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Before he became a filmmaker, Terrence Malick wanted to be a philosopher. That’s an understatement: the man has a B.A. from Harvard and attended Oxford as a Rhodes Scholar (he wound up dropping out because of a disagreement with his supervisor).
He may have abandoned academia but when you watch Malick’s films, his attraction to philosophical thought is obvious. It’s also arguably the determining factor in whether or not you, as an audience, find his work to be pretentious or contemplative. Malick’s filmography has a wandering quality to it. There are reoccurring moments in Malick films where the camera spontaneously chases after butterflies or lingers lovingly on crickets in tall grass. In his later work, Malick deviated from structure to the point that even his most devoted fans began to question what he was trying to achieve.
The video essay below argues the answer lies in Malick’s study of the continental philosopher Martin Heidegger. Instead of trying to understand Malick’s filmography through the lens of Heidegger, the essay takes the opposite approach and charts the ways in which Malick’s work captures and clarifies the Heidegger’s work. From the dangers of unconsciousness to the ways in which artifice distances us from the occasional glimpses of a world, shimmering with meaning: this is why Malick chases butterflies.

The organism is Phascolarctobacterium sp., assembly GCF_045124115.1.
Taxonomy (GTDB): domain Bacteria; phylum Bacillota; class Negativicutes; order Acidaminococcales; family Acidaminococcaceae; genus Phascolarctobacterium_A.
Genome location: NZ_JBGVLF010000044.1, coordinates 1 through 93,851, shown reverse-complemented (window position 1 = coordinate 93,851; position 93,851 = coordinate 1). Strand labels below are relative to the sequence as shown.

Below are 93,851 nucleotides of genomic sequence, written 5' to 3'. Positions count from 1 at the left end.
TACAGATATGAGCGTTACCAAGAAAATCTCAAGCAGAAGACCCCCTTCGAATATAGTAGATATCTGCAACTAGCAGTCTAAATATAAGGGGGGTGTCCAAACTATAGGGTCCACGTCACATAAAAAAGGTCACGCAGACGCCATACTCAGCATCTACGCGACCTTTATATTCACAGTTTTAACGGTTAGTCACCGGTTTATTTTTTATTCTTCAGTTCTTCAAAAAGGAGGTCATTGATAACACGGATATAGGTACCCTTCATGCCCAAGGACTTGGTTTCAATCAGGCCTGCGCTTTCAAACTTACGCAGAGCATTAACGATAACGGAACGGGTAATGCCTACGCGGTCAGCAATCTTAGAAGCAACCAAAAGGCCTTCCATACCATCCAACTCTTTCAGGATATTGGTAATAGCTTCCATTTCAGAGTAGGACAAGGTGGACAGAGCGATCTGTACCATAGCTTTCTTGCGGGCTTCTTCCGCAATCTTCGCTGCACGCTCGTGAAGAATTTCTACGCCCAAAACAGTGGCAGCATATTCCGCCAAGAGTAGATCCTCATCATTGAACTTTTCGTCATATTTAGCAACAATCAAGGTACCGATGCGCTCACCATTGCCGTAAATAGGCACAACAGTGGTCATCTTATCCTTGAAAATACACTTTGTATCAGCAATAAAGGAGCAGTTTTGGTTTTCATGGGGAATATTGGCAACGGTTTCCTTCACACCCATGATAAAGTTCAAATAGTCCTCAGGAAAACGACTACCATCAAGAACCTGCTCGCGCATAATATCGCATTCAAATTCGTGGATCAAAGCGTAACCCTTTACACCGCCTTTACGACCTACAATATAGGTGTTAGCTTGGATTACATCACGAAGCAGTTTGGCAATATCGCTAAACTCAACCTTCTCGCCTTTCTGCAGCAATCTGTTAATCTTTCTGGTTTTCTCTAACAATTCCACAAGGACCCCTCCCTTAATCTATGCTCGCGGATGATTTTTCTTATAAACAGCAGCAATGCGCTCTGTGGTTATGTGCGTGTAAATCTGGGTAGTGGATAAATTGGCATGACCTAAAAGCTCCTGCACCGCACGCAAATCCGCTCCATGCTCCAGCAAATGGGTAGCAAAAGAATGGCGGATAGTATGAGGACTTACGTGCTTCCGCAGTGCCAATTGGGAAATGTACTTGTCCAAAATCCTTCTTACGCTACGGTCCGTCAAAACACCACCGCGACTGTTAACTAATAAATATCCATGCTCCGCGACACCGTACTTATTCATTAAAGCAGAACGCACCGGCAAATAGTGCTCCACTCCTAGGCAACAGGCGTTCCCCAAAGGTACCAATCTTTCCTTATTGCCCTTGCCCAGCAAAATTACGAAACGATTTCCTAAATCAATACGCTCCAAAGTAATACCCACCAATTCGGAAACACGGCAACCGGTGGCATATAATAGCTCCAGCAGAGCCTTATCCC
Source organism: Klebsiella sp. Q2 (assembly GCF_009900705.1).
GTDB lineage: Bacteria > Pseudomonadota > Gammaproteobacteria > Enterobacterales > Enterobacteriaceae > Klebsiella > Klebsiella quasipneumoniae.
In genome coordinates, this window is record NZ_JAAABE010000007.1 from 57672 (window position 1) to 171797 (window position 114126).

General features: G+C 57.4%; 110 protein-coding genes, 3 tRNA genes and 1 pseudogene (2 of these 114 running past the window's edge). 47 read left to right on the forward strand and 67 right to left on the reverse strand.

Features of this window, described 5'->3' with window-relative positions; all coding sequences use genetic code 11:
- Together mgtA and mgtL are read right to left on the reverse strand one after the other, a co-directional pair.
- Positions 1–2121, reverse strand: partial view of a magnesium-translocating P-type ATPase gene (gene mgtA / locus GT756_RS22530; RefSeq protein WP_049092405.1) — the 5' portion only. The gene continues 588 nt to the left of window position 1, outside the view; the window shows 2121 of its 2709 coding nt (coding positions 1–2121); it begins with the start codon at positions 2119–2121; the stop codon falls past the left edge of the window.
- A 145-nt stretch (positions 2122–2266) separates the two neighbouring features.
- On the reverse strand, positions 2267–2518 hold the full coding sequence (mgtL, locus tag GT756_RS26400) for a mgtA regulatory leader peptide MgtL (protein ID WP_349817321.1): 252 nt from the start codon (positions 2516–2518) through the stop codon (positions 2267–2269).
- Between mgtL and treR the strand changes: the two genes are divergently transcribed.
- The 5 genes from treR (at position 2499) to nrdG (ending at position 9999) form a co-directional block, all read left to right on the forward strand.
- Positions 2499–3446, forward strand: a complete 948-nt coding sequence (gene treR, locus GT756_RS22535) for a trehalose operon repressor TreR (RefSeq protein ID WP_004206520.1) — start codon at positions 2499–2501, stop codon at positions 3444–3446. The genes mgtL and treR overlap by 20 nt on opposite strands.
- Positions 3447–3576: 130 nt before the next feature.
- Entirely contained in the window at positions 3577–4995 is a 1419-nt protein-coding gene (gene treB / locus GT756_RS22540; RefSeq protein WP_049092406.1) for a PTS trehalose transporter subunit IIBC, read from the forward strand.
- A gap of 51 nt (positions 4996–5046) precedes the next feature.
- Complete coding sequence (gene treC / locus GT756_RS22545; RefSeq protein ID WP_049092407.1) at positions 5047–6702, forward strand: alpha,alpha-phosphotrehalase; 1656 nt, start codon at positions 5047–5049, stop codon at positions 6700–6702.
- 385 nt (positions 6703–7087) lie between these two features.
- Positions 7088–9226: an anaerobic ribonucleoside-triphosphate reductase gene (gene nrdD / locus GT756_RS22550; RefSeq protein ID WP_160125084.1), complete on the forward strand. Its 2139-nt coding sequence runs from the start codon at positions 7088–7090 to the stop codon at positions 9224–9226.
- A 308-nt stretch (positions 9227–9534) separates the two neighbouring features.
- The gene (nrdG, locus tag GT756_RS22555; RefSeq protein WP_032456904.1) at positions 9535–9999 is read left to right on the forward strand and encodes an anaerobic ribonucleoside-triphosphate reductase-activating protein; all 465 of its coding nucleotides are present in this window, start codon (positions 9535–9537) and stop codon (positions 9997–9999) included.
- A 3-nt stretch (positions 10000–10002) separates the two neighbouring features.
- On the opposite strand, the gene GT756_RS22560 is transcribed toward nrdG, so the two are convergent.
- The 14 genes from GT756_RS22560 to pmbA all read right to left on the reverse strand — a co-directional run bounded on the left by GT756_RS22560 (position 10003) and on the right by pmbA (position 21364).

You can watch “Transcending Heidegger – The Cinema of Terrence Malick” here:
Who made this?
This video essay was created by Like Stories of Old, a video essay channel run by Tom van der Linden. You can follow van der Linden on Twitter, here. And you can subscribe to his YouTube account, here.
More Videos Like This
- Here’s van der Linden unpacking Interstellar‘s message about how love transcends time
- And another, on how The Office‘s Michael Scott makes a sale
- Here’s the first of a two-part introduction to Heidegger’s Being and Time (spoiler alert: being is time)
- Indie Film Hustle with a video on Terrence Malick, a part of filmmaker Cameron Beyl’s essay series exploring the works of contemporary and classic film directors
- Thomas Flight on Malick’s recurring visual motifs
- Here’s an essay from Matt Zoller Seitz (via the Museum of the Moving Image) on Malick’s Days of Heaven (fun fact, dear reader: After filming wrapped in Alberta, my grandmother purchased a Persian rug from the set of Days of Heaven and it now resides in my family’s living room)
- And one more from Like Stories of Old: The Philosophy of Blade Runner 2049